CAMP TARIQ, Iraq — Iraqi forces battling their way into Fallujah repelled a four-hour attack by the Islamic State group in the city's south on Tuesday, a day after first moving into the southern edges of the militant-held city with the help of U.S.-led coalition airstrikes.
The attack started at dawn in the Nuaimiya area where Iraqi troops captured almost 85 percent of the ground the previous day, two officers with the special forces told The Associated Press.
IS militants used tunnels, deployed snipers and sent six explosives-laden cars to hit the troops but they were destroyed before reaching their targets, the officers said, speaking on condition of anonymity to discuss the ongoing campaign.
Iraqi forces suffered casualties, but the officers didn't give details.
Nuaimiya is a sprawling mainly agricultural area in Fallujah's south and Monday's push into it was the first attempt by Iraqi forces to enter the city after focusing on dislodging the militants from surrounding areas to tighten the siege.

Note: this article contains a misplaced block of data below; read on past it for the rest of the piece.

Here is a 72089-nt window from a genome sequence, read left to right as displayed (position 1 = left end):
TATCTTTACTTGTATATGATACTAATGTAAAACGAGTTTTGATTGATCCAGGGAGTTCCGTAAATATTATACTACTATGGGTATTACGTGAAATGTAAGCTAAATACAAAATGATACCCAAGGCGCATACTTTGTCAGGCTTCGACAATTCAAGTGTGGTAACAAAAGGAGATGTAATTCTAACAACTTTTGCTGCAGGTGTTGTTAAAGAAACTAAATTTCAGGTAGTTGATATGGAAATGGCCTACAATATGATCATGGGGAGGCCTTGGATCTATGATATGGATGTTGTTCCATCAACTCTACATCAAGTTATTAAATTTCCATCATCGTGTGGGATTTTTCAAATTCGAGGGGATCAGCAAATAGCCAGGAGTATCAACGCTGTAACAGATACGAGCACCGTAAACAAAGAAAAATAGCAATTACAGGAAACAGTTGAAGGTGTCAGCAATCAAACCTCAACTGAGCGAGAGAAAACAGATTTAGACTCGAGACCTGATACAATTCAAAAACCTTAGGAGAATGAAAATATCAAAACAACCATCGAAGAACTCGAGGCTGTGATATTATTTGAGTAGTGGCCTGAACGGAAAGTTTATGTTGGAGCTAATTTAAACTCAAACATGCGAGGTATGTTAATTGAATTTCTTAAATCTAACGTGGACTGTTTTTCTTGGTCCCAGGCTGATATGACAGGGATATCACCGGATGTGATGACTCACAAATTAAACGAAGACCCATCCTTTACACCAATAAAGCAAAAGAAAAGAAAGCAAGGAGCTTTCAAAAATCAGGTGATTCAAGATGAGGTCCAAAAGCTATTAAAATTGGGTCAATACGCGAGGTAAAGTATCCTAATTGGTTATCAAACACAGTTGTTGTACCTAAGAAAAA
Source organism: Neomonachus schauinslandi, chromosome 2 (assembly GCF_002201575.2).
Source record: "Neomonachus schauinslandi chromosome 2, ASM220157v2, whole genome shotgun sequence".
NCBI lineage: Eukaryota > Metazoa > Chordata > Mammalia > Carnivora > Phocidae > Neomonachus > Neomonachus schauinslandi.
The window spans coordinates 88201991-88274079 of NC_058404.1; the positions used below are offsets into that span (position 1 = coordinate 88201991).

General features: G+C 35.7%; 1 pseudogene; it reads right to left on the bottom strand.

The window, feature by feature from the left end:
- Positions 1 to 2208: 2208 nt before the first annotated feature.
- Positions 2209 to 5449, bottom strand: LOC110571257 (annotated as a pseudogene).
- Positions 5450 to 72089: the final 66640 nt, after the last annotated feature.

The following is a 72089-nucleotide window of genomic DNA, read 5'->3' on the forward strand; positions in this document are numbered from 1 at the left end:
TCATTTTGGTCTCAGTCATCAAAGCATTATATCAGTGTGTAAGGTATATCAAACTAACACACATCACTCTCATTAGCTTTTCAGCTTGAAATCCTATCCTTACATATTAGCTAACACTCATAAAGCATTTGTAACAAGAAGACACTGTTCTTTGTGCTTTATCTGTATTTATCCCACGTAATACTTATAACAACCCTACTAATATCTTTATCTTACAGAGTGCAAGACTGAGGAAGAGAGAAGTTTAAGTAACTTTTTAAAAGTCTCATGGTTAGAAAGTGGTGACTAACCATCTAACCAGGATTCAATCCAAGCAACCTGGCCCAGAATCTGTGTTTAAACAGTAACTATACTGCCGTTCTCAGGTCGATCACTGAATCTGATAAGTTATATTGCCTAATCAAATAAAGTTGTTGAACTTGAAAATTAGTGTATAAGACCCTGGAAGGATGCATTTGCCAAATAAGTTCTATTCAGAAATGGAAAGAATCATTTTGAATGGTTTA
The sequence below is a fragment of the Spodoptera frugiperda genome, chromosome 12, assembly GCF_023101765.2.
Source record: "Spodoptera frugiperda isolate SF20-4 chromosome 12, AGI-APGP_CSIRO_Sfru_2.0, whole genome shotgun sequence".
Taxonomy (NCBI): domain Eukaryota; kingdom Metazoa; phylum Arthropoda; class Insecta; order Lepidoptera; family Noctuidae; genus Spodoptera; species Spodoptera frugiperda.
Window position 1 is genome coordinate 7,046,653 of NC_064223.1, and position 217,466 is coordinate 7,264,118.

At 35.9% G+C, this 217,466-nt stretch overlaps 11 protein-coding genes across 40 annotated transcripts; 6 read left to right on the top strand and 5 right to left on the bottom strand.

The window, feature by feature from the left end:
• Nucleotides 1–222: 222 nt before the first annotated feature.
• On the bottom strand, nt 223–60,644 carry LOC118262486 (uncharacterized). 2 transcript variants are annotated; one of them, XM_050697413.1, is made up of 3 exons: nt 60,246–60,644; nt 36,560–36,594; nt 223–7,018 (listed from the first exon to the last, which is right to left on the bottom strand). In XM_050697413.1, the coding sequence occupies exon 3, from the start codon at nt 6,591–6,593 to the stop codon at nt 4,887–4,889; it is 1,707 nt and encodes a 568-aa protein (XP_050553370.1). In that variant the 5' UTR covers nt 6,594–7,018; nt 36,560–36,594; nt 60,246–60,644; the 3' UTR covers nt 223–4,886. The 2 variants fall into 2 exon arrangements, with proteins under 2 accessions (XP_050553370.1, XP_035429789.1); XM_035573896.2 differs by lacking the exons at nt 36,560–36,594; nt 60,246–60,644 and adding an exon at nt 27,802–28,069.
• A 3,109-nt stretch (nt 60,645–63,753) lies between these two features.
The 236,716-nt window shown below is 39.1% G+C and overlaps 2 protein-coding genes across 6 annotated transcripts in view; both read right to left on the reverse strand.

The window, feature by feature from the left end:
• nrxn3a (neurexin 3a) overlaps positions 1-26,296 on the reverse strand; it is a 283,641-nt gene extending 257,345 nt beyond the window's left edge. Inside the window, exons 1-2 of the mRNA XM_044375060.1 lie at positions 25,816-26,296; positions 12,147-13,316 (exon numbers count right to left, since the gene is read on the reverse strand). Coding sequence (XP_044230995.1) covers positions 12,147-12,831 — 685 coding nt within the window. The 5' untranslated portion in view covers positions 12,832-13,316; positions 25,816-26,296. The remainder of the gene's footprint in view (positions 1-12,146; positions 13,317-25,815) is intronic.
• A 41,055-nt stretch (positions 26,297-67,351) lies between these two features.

Fallujah, 65 kilometers (40 miles) west of Baghdad, has been under Islamic State control for over two years and is the last major city in western Iraq still under control of the Sunni extremist group. The militants still control patches of territory in the country's north and east as well as the country's second largest city, Mosul.
The U.S. led coalition and Iranian-backed Shiite paramilitary forces are helping the Iraqi army in the battle to retake Fallujah. But the fight is expected to be long and protracted, given that IS militants have had more than two years to dig in.
Tunnels — similar to those found in other territory long held by IS — have already been discovered in the northeastern outskirts of Fallujah.
The Iraqi counterterrorism forces are leading the assault on Fallujah, slowly moving up from the southern edge. Their advance is expected to be slow also because tens of thousands of civilians remain trapped in Fallujah and hidden bombs are believed to be strewn throughout the city, according to special forces' commanders at the scene.
Associated Press writer Sinan Salaheddin in Baghdad contributed to this report.